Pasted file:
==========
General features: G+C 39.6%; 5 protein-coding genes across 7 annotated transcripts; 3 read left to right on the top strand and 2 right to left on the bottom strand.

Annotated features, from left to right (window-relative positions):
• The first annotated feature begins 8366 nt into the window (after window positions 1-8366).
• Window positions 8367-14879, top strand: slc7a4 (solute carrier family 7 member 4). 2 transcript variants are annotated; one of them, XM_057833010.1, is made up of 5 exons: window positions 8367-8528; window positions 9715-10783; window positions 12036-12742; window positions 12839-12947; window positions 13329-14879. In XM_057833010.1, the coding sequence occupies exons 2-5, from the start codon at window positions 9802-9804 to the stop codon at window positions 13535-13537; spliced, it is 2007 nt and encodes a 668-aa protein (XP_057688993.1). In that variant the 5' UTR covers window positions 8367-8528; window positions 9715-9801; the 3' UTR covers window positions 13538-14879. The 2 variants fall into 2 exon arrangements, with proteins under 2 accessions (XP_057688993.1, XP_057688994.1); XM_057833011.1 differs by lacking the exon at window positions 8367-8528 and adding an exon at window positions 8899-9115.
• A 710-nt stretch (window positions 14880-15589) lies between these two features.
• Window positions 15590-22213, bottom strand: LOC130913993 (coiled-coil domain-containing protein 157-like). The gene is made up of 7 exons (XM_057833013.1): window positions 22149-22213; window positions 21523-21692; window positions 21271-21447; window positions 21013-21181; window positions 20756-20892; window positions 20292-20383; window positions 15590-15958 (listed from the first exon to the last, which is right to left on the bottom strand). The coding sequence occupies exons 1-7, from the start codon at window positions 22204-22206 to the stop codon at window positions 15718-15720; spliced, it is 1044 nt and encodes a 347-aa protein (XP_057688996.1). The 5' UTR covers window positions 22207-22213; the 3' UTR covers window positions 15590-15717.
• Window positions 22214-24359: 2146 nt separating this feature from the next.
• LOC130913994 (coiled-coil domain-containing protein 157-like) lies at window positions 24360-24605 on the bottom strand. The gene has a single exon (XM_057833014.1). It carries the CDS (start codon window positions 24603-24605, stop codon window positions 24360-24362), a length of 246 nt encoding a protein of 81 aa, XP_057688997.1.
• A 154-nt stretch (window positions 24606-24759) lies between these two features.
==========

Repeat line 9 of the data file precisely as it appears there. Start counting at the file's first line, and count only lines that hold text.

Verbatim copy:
• A 154-nt stretch (window positions 24606-24759) lies between these two features.